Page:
Over the past week or so, I’ve tried to describe some of the great buildings and public spaces around Boston… or, at the very least, my favorites. My choices have encompassed everything from the Malden Public Library by H.H. Richardson to some Boston Schoolyards to William Rawn’s wonderful tower over at Northeastern University, and on and on.… Continue Reading
In our ‘Eco Genius of the week’ segment, we seek out innovative and creative companies with an eco and sustainable ethos. This week’s focus? Greentown Labs, a co-working facility for entrepreneurs making strides in the green space. They provide office space, machinery, and software for start-ups–and happen to be just down the road from our BTW Magazine headquarters, which has given us the chance to check out the workplace on more than one occasion.… Continue Reading
This is my last blog post on great buildings, and I will end on the type of homes that most of us actually live in: single family homes, generally outside the urban core.
The Gropius House in Lincoln, MA: Walter Gropius was another pillar of modern architecture, and the founder of the Bauhaus School of architecture, a movement that emphasized efficiency, simplicity, and the inclusion of new materials in construction.… Continue Reading
Given that this is BTW magazine, let’s get to some great residential buildings, specifically with a focus in this blog on urban and vacation homes. Here are the rules for the choices: this house must be a green home with a clear preference for small buildings (much more sustainable in every way), being super-efficient (energy efficient and beyond), infill projects (reclaiming old buildings or urban spaces), and beautiful with a definite bias toward my friends who are architects and builders.… Continue Reading
Healthy, sustainable living starts in the home, but sometimes it also takes to the open road. The best, most environmentally sound destinations and places to stay, in our humble opinion, aren’t the spots that merely suggest we re-use the towels, but that go above and beyond, integrating eco-consciousness in everything from the design, room service, and furniture to their energy sources.… Continue Reading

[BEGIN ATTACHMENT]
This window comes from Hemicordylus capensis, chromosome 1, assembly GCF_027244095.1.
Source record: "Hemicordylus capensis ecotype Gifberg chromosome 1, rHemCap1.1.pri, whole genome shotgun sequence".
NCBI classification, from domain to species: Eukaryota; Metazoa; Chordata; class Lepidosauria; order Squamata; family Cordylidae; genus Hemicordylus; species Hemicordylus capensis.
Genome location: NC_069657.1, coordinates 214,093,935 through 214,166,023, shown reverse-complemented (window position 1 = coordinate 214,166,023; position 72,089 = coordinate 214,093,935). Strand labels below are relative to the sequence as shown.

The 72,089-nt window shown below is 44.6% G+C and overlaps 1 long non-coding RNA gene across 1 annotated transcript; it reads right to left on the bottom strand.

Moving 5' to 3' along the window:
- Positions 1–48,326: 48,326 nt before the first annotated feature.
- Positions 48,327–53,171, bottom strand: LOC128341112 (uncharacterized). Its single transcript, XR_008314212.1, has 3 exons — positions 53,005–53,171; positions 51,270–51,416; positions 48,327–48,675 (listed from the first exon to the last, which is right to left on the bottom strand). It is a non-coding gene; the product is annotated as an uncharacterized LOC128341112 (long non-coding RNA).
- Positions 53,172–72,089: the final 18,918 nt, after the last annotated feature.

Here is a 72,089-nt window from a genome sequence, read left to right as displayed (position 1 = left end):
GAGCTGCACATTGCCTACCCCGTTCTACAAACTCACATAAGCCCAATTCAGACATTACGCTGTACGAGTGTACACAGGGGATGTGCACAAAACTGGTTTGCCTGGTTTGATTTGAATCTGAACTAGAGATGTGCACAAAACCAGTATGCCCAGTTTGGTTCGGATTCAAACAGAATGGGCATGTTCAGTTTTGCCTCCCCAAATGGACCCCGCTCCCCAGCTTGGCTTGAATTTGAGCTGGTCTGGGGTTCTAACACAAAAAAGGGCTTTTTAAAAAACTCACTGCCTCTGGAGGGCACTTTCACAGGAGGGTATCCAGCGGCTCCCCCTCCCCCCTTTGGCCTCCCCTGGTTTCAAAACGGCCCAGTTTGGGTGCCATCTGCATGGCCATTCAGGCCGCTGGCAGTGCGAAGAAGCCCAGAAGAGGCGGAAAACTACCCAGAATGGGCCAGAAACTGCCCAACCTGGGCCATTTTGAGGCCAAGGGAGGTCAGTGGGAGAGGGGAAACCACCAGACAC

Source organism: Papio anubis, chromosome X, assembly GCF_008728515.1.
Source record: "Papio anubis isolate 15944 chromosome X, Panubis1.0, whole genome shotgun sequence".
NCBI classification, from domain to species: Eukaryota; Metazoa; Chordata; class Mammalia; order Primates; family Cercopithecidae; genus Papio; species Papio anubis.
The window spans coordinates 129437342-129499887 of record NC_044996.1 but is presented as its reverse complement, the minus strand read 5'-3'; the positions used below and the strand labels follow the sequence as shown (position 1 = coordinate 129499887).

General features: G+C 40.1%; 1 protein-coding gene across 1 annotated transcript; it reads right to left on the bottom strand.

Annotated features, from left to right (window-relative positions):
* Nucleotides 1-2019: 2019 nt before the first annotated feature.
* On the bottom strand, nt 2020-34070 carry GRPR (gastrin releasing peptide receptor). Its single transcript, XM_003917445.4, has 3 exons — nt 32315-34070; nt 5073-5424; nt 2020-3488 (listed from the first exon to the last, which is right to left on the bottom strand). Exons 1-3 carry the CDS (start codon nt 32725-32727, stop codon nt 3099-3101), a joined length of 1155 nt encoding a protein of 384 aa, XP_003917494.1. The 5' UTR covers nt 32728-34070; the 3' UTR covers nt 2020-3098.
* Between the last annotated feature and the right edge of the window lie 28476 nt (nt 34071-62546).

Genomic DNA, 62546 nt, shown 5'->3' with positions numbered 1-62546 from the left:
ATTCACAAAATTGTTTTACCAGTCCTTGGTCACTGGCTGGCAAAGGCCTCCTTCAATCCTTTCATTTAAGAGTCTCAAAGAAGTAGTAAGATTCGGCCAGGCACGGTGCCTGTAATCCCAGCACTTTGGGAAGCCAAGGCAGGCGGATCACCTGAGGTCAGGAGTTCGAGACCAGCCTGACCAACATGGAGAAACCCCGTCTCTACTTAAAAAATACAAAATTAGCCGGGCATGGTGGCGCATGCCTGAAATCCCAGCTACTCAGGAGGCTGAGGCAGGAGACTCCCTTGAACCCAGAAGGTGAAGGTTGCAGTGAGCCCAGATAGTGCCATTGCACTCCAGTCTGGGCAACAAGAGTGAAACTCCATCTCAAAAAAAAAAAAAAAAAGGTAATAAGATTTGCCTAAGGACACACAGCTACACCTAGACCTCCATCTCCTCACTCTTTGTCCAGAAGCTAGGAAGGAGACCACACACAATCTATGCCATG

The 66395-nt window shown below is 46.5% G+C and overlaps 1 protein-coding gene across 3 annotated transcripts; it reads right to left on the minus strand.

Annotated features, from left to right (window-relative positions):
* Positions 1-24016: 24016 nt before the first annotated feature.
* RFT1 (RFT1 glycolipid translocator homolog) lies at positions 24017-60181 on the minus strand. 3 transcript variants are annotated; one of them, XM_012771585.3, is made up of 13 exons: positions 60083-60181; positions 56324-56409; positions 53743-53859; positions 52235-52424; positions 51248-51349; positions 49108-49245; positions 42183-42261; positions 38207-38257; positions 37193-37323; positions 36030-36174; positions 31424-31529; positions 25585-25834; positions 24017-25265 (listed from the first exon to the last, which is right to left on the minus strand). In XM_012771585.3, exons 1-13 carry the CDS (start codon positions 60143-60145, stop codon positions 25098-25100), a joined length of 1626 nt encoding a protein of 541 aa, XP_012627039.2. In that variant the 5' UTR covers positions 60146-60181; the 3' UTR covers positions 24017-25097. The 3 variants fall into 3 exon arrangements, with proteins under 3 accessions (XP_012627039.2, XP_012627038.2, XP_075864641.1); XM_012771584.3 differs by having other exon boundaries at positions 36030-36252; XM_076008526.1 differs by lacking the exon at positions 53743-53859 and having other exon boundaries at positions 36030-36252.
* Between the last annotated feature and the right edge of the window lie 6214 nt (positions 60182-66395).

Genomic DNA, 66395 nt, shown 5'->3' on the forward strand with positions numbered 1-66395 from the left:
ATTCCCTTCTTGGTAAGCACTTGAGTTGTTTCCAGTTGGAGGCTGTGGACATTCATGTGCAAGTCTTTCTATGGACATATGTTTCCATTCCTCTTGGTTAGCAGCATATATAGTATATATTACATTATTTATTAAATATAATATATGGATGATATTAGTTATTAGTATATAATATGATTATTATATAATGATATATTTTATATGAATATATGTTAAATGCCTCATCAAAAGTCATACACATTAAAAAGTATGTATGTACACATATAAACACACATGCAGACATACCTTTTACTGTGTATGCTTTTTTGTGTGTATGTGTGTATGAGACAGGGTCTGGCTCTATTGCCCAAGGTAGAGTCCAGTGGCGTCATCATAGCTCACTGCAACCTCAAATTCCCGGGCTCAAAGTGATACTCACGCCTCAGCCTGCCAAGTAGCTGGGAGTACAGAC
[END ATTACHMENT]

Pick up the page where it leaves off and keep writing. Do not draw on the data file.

For better or worse, I’m now at the age when friends are coming to visit Boston specifically to look at local colleges and universities. (Luckily my own kids aren’t that old yet.) With that in mind, let’s take a step to the side and take a quick look at campus architecture and where the best of it is in Boston.… Continue Reading
Picking up on yesterday’s blog of “Great Buildings in Boston: the Municipal” version, I now want to change gears and focus on outdoor spaces. The switch is that they have to be environmentally friendly in terms of their water use and be great community meeting places.… Continue Reading
Rhubarb is the Robert De Niro of the produce world; it either plays a character that’s extremely sweet and complicated, or one that ’s downright evil. All depending on the presentation.
Example: Remember when you were little, and there were those weird other kids who used to walk around gnawing on a drool-y stalk of raw rhubarb, while trying like hell to pretend they were actually eating a piece of candy or a popsicle, both of which their mom refused to give them, because to do so would’ve been “unhealthy”?… Continue Reading
What makes a great building, in my eyes? Well for starters, the title of is this blog mini-series is a misnomer of sorts; I’m going to allow myself to include buildings outside (though not too far outside) of Boston, with some thought given to their eco-features.… Continue Reading
“Water, water everywhere… But not a drop to drink.” I was in grammar school when I first heard this poem. Candidly, it didn’t resonate much with my back then. But it sure does now.
A quick review of the U.S. Drought Map, released last week, makes the picture pretty clear: The southwestern part of the country is struggling with drought.… Continue Reading